No one is more responsible for the increased quality of cars and trucks around the world than a tall, friendly and unassuming man from Detroit named J. David Power. Yes, Dave Power exists, and his company has spread throughout the world and made (perhaps) hundreds of millions of dollars. Why? Before Power developed his methodologies (which not everyone in the auto and business worlds agree), there was no single, simple way to QUANTIFY the quality (or lack of it) of any given product. Luckily for us, Power's background was in sales and marketing in the auto business, so automotive consumers were the first to benefit from his methods. And nothing better has come along. How does Power's system work? Incredibly simply, and you must keep this in mind: Power does NOT test ANYTHING. His company SURVEYS OWNERS of products or users of services and writes-up the results in easy-to-understand reports that are sold within the industry being surveyed. Sometimes these results are made public, with the agreement of the companies in the industry being surveyed; even more often the results are kept proprietary within a company or an industry. Companies involved pay for the surveys and they more to use the results in advertising. Power's ingenious method allows him to make money on every aspect of the testing and the results! The bottom line is, though Power started his company at his kitchen table, working hand-in-hand with his beloved wife (who has since passed), sending out questionnaires and counting them when they came back, even today most of his work is not made public.
The study, now in its 26th year, measures the customer satisfaction of vehicle owners who visit the dealer service department for maintenance or repair work during the first three years of ownership, which typically represents the majority of the vehicle warranty period. Overall customer satisfaction with dealer service is based on six measures: service initiation, service advisor, in-dealership experience, service delivery, service quality and user-friendly service. (Photo: JD Power company cover page).
Power's latest survey, the 2006 Customer Service Index (CSI), proves that the better a dealership treats its customers and takes care of their problems, the more money that dealership makes. Sounds simple, huh? So why are there still so many lousy dealerships? Anyway, here are the facts:
The overall experience of a customer within a car dealership can considerably impact a dealer's revenue gain per customer, according to the J.D. Power and Associates 2006 Customer Service Index (CSI) Study(SM) released August 10, 2006.
Lexus ranks highest with an overall CSI score of 912 points on a 1,000-point scale, achieving particularly high ratings from repair customers in the areas of service initiation and service quality. Following Lexus in the rankings are Buick (911) and Cadillac (909).
The study finds that customers who are satisfied with the service advisor and the in-dealership experience are more likely to return for service and more likely to repurchase the same make. They are also more likely to recommend the make, which leads to new vehicle sales. A gain in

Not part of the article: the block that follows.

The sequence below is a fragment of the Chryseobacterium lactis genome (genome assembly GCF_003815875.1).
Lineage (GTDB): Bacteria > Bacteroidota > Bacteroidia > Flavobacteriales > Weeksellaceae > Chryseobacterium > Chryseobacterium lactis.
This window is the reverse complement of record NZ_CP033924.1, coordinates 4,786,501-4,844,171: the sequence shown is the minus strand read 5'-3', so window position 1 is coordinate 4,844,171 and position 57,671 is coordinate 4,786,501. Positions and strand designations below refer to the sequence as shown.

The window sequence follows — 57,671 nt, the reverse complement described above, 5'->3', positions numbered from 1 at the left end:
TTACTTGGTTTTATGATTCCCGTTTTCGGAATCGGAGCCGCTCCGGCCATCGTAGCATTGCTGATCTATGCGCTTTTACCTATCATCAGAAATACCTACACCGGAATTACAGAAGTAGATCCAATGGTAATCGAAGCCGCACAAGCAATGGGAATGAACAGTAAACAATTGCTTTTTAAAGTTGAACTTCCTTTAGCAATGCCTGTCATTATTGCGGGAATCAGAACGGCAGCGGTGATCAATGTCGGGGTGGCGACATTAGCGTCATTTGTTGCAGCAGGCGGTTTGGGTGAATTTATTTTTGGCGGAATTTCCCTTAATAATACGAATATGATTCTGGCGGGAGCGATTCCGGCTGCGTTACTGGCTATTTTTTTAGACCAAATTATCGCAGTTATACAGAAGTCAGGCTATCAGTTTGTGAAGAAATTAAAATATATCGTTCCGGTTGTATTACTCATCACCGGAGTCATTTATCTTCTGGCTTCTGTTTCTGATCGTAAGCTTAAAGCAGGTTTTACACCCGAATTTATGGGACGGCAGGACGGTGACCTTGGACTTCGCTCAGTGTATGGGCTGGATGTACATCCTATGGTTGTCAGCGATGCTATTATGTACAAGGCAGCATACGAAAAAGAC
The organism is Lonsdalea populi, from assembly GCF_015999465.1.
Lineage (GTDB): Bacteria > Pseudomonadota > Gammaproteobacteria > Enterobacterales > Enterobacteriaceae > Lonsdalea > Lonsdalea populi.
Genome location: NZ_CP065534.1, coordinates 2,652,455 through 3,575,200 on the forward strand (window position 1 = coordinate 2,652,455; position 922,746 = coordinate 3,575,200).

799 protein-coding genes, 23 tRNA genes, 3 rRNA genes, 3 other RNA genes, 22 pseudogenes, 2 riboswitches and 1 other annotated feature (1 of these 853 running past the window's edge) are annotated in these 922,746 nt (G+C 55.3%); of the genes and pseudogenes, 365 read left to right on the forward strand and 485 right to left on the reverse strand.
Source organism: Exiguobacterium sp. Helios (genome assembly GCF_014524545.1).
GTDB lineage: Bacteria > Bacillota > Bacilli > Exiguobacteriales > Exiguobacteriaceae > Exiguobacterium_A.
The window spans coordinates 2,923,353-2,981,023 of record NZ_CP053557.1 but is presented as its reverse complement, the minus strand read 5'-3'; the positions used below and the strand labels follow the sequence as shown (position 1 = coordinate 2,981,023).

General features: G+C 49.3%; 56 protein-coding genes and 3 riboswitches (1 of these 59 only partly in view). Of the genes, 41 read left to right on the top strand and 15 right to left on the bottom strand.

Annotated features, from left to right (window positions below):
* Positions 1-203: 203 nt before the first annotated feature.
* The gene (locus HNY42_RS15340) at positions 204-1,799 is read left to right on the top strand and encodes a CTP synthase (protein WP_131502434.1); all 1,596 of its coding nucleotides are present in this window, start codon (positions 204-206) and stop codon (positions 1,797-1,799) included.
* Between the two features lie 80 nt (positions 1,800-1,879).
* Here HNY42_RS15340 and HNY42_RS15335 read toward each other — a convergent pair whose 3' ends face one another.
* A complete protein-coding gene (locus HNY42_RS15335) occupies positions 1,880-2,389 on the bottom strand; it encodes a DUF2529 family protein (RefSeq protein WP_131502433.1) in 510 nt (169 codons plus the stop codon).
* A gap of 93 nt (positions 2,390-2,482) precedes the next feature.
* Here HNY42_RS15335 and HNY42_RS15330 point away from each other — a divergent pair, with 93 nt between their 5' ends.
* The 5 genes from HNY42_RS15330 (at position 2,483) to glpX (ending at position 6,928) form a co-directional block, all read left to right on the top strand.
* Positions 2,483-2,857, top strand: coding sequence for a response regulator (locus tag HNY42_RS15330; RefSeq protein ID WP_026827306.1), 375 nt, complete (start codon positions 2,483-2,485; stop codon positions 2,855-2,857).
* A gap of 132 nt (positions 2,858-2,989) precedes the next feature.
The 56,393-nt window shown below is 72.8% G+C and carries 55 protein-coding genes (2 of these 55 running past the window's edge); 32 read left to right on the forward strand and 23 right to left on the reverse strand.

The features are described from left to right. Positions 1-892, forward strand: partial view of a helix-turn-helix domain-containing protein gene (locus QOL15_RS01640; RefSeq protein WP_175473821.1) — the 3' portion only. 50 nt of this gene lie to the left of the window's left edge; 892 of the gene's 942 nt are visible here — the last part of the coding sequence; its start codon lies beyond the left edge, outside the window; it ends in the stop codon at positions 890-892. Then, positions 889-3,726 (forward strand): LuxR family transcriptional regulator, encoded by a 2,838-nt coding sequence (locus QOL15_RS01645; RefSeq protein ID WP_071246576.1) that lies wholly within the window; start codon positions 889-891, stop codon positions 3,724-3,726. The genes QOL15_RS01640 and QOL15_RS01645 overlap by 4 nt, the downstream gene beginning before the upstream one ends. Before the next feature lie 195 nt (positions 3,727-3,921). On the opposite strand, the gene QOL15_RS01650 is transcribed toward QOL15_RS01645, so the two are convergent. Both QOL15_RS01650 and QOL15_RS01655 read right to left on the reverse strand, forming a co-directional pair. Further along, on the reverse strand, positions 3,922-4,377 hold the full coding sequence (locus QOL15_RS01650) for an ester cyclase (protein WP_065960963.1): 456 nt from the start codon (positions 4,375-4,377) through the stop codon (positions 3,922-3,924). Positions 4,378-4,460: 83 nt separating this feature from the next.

CSI score of just 10 points for satisfaction with the service advisor or in-dealership experience is estimated to add anywhere from $40 to more than $300 per customer annually, averaged over a one-to three-year customer base.
"Generally, in-dealership improvements have been centered in the sales department," said Jane Crane, director of automotive retail research at J.D. Power and Associates. "However, customers return to the service department more often than to the sales department. The percentage of gross profit for service is substantially higher than for sales, and the influence on future vehicle sales is considerable. Investment in better upkeep, more comfortable seating, improved lighting, Internet connectivity,
and the offer of free refreshments would easily pay for itself in additional service revenue."
The service advisor is responsible for providing a cost estimate to the customer before work commences and to advise when the vehicle will be ready. Failure to communicate these two fundamental elements drops overall CSI ratings by anywhere from 70 to 160 points, yet according to customers, about 15 percent of service advisors do not deliver on these important areas.
The study finds that the most effective service advisors function as a point person, navigating the dealership's processes to make things happen to meet customer needs. They listen intently when the customer speaks, which communicates respect more than superficial courtesies. They are knowledgeable and thorough in telling the customer what needs to be done, but don't come across as trying to sell unnecessary service. Often, they will find alternative solutions that will save their customers time and money.
"When hiring service advisors, customer treatment skills may be more important than technical skills," said Crane. "Certainly, when good service advisors are hired, every effort should be made to retain them. Most importantly, however, service advisors are often the victims of poor service department processes and procedures. A poorly managed or non-existent appointment system, or a system that does not dispatch repair work to the proper technician with appropriate skill level, is a conflict waiting to happen. Conversely, service advisors who are backed up by well-managed service operations are poised to please." (Photo: The much-sought-after JD Power Awards recently won by Lexus).
The 2006 CSI Study is based on responses from 79,580 owners and lessees of 2003 to 2005 model-year vehicles.
Customer Service Index Ranking
(Based on a 1,000-point scale)
Industry Average 873
Land Rover 840